IRA quizzed by collusion tribunal

Smithwick tribunal

Three former members of the IRA met in secret with lawyers examining the deaths of two senior RUC officers in 1989.Photo of Smithwick tribunal

The two senior officers were ambushed while returning to Northern Ireland after a meeting with Garda officers to discuss a “joint operation” on lands owned by well-known republican Thomas “Slab” Murphy.

During an opening statement, barrister Mary Laverty for the Smithwick tribunal revealed that the meeting with former Provisionals took place “in recent weeks”.

The inquiry is looking at allegations that information about the movements of Chief Supt Harry Breen and Supt Bob Buchanan was passed on to the IRA by a Garda “mole”.

The face to face meeting involved “former leadership both at national and local (South Armagh) level”, Ms Lafferty said, including one member who had a “command role” during the ambush on 20 March 1989.

Allegations of collusion first emerged within days of the ambush, and have been the subject of several Garda and RUC/PSNI investigations over the years.

But while the investigations found no evidence of collusion, an inquiry by Candian judge Peter Cory called for a tribunal to look at the case.

The tribunal has conducted hundreds of interviews with formmer and serving members of the PSNI and RUC, An Garda Siochana, politicians, and journalists.

Telecoms engineers have also been interviewed about claims that the IRA could have tapped local telephone exchanges to monitor calls about the movements of the two officers.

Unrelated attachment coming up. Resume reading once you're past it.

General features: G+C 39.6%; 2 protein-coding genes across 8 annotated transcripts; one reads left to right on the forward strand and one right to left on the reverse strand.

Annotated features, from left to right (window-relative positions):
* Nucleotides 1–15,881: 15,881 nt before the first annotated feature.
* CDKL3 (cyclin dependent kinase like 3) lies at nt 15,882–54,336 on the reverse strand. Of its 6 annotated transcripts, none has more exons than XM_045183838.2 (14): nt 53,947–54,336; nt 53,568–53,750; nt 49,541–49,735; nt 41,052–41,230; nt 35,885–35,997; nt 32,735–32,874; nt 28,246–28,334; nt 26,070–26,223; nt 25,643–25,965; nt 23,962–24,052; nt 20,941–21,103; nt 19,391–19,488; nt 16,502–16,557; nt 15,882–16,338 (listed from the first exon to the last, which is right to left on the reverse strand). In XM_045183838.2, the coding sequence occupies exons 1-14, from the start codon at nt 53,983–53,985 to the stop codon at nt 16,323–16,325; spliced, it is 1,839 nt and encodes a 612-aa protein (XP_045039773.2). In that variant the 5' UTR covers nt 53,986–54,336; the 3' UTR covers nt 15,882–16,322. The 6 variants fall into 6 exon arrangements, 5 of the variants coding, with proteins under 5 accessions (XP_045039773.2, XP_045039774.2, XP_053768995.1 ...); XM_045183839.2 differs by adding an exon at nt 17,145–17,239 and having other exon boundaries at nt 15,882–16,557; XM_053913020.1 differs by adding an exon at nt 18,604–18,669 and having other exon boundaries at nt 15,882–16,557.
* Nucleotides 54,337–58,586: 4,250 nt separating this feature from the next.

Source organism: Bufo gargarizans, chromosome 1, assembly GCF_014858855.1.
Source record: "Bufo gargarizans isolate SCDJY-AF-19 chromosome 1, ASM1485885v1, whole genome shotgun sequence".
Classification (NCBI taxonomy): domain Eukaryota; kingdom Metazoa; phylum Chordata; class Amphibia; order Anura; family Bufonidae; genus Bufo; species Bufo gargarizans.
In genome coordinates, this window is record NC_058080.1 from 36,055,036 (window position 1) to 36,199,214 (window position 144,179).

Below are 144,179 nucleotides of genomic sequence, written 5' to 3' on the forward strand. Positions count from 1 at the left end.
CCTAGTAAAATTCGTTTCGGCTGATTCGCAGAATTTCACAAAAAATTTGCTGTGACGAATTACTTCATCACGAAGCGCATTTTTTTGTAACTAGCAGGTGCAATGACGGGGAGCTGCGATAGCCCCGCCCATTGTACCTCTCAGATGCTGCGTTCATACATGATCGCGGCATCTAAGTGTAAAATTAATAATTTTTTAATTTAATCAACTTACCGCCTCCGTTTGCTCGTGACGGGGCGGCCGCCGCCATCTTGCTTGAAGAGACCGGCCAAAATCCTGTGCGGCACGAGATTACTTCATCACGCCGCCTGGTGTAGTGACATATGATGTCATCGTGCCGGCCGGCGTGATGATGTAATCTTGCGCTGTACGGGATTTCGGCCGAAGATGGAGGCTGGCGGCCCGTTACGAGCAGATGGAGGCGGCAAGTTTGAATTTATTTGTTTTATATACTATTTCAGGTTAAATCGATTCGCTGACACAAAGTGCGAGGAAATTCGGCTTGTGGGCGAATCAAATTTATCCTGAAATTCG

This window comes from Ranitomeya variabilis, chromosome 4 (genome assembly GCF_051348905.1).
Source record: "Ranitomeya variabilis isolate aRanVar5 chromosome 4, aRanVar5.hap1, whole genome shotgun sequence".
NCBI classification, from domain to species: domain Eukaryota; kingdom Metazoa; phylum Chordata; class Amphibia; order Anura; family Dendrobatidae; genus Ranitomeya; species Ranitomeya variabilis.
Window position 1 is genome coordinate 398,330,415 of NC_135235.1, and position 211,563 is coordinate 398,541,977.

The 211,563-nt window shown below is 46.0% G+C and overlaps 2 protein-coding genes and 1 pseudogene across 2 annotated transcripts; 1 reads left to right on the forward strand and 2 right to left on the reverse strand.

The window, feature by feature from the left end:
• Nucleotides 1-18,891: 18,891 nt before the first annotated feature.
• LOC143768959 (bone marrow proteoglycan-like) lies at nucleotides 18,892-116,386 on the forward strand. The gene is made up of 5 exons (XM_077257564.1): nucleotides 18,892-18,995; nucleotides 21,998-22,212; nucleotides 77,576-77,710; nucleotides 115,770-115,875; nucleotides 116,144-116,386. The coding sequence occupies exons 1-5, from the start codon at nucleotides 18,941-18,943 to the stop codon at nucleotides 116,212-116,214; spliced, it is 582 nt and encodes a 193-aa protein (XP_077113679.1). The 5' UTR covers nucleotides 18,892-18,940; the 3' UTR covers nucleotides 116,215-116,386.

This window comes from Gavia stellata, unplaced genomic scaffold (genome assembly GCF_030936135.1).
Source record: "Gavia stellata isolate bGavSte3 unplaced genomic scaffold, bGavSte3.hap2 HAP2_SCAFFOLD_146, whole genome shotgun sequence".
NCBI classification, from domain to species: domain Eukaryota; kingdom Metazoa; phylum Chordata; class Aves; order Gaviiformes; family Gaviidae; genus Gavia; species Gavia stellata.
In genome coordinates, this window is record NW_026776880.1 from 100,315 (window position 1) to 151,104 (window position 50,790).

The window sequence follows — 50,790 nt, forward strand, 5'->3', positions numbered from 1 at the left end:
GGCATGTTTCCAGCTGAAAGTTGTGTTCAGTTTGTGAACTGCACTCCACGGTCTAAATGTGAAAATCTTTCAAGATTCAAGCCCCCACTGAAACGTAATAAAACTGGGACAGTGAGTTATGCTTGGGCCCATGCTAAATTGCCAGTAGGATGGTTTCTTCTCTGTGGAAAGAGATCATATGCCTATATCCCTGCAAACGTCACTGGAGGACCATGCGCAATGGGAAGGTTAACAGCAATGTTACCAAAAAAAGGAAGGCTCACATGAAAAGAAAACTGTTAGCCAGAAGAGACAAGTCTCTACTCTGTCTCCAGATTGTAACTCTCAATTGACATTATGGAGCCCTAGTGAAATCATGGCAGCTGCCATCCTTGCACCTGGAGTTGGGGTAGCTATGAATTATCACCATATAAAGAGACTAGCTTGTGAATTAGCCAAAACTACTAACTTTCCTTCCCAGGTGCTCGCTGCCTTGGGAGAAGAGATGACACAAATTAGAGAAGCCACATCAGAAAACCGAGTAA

Other interviews took place with a former British agent identified as “Kevin Fulton”, who claimed that a former detective sergeant, Owen Corrigan, was named to him as a source of information by an IRA handler.

Mr Corrigan has denied the allegations, and other Garda and RUC probes found “no evidence” of collusion.

Tribunal barrister Mary Laverty said that if all intelligence reports were taken at face value, it would mean upp to five IRA moles were involved in planning the 1989 ambush. She emphasised that intelligence reports were not fact, and all the evidence would be weighed by the tribunal before it reached any conclusions.

And she said the tribunal’s investigation had taken so long because it had to start its inquiries from scratch, and found it “extremely frustrating” dealing with “bureaucracy” to get hold of some files.

These included documents seen by Judge Peter Cory, which had to be moved from the British Cabinet Office to a “secure location” in Northern Ireland.

The tribunal will call its first witnesses to give evidence in public on Thursday (9 June).